The groundbreaking nature of the sharing economy raises hope as well as concern among established economic players. It is intriguing and exciting. Yet what lies behind this often poorly defined concept? Godefroy Dang Nguyen, a researcher in economics at Télécom Bretagne, gives us an insight into this phenomenon. He co-authored a MOOC on the subject that will be available online next September.
To a certain extent, the sharing, or collaborative, economy is a little like quantum physics: everyone has heard of it, but few really know what it is. First and foremost, it has a dual nature, promoting sharing and solidarity, on the one hand, and facilitating profit-making and financial investment, on the other. This ambiguity is not surprising, since the concept behind the sharing economy is far from straightforward. When we asked Godefroy Dang Nguyen, an economist at Télécom Bretagne, to define it, his reaction said it all: a long pause and an amused sigh, followed by… “Not an easy question.” What makes this concept of the collaborative economy so complex is that it takes on many different forms, and cannot be presented as a uniform set of practices.
Wikipedia and open innovation: two methods of collaborative production
First of all, let’s look at collaborative production. “In this case, the big question is ‘who does it benefit’?” says Godefroy Dang Nguyen. This question reveals two different situations. The first concerns production carried out by many operators on behalf of one stakeholder, generally private. “Each individual contributes, at their own level, to building something for a company, for example. This is what happens in what we commonly refer to as open innovation,” explains the researcher. The second situation relates to collaborative production that benefits the community: individuals create for themselves, first and foremost. The classic example is Wikipedia.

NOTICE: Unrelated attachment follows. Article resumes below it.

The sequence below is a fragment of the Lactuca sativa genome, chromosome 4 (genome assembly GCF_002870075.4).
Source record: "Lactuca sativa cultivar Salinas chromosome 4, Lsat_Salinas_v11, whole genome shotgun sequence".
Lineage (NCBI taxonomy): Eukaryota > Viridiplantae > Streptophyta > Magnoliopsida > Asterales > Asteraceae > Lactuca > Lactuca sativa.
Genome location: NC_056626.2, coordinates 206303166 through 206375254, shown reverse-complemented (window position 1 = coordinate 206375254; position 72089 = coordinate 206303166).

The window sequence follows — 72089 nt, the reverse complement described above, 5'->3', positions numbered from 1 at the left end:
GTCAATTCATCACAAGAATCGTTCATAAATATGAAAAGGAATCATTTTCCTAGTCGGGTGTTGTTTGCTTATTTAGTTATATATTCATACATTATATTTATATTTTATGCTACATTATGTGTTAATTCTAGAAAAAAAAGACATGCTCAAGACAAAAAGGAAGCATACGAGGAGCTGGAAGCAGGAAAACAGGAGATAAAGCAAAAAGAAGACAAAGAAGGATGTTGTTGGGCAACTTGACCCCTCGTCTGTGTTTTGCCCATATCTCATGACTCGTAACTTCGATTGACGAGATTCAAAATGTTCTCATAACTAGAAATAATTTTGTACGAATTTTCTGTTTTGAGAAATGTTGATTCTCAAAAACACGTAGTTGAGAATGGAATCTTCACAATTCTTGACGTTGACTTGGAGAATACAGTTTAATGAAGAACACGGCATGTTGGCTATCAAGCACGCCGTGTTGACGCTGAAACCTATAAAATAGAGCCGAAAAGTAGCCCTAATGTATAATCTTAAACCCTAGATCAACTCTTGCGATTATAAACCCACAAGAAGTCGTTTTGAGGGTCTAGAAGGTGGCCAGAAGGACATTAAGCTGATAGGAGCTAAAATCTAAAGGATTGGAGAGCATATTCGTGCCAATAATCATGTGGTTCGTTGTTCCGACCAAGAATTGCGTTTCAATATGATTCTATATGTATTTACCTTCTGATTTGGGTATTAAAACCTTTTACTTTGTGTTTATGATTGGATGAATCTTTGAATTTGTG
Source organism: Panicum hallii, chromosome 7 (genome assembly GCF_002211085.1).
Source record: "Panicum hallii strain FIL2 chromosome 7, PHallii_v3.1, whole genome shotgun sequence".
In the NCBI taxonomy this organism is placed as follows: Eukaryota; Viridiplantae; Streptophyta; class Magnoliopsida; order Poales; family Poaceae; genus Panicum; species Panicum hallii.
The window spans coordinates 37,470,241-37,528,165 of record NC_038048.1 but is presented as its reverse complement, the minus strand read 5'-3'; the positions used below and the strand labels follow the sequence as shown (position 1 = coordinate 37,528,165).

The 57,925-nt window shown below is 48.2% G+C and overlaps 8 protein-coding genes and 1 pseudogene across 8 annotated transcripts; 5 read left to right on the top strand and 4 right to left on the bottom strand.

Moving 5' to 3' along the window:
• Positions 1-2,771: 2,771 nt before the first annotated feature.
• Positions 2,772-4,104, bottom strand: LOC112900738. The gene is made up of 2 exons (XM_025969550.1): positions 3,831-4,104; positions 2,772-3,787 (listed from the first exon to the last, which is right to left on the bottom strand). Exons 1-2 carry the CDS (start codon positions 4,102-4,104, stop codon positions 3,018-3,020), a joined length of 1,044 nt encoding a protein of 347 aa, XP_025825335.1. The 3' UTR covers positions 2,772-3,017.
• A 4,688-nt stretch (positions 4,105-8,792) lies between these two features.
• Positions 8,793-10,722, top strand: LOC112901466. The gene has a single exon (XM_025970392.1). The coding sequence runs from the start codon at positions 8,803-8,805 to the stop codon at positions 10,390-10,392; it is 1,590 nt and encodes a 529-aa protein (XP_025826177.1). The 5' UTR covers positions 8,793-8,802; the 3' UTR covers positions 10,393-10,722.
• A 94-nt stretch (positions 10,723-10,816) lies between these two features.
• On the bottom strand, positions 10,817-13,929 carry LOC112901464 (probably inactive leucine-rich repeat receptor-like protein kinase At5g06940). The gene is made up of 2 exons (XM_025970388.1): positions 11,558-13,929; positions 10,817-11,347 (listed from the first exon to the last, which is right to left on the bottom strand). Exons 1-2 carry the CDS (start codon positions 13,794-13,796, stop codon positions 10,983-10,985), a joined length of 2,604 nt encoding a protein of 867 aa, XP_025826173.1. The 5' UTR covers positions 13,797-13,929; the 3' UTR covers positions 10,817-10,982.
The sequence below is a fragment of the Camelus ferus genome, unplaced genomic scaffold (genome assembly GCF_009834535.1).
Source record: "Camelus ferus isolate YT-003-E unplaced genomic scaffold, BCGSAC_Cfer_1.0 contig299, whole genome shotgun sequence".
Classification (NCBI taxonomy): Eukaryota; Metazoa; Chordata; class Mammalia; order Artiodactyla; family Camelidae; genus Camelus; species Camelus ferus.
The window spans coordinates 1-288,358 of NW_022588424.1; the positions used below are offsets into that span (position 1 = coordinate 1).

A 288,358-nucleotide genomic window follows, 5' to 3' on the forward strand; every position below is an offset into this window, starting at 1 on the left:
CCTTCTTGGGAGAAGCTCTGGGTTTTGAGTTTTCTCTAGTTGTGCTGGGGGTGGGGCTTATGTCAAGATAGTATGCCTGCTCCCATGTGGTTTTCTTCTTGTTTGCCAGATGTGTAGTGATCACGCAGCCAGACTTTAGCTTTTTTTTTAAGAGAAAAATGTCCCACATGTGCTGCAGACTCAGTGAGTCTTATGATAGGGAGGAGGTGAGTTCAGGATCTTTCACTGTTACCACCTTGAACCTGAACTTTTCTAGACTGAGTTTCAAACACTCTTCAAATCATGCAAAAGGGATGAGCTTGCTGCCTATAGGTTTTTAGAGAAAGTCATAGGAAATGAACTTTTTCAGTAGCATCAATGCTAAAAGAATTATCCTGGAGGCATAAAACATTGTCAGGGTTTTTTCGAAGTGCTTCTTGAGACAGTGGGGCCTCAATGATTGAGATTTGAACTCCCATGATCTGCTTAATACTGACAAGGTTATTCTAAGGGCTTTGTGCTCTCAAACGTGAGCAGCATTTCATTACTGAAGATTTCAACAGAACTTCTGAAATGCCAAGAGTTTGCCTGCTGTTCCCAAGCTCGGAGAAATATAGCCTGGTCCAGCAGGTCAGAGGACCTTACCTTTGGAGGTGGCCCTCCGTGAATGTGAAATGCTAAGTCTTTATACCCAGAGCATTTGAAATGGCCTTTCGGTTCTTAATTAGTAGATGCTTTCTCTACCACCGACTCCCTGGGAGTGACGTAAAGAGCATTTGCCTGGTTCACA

Although the second production method seems to be more compatible with the sharing concept, it does have some disadvantages, however, such as the “free rider” phenomenon. “This describes individuals who use the goods produced by the community, but do not personally participate in the production,” the economist explains. To take the Wikipedia example, most users are free riders — readers, but not writers. Though this phenomenon has only a small impact on the online encyclopedia’s sustainability, it is not the case for the majority of other community services, which base their production on the balance maintained with consumption.
Collaborative consumption: with or without an intermediary?
The free rider can indeed jeopardize a self-organized structure without an intermediary. In this peer-to-peer model, the participants do not set any profit targets. Therefore, the consumption of goods is not sustainable unless everyone agrees to step into the producer’s shoes from time to time, and contribute to the community, thus ensuring its survival. A rigorous set of shared organizational values and principles must therefore be implemented to enable the project to last. Technology could also help to reinforce sharing communities, with the use of blockchains, for example.
Yet these consumption methods are still not as well known as the systems requiring an intermediary, such as Uber, Airbnb and Blablacar. These intermediaries organize the exchanges, and in this model, the collaborative peer-to-peer situation seen in the first example now becomes commercial. “When we observe what’s happening on the ground, we see that what is being developed is primarily a commercial peer-to-peer situation,” explains Godefroy Dang Nguyen. Does this mean that the collaborative peer-to-peer model cannot be organized? “No,” the economist replies, “but it is very complicated to organize exchanges around any model other than the market system. In general, this ends up leading to the re-creation of an economic system. Some people really believe in this, like Michel Bauwens, who champions this alternative organization of production and trade through the collaborative method.”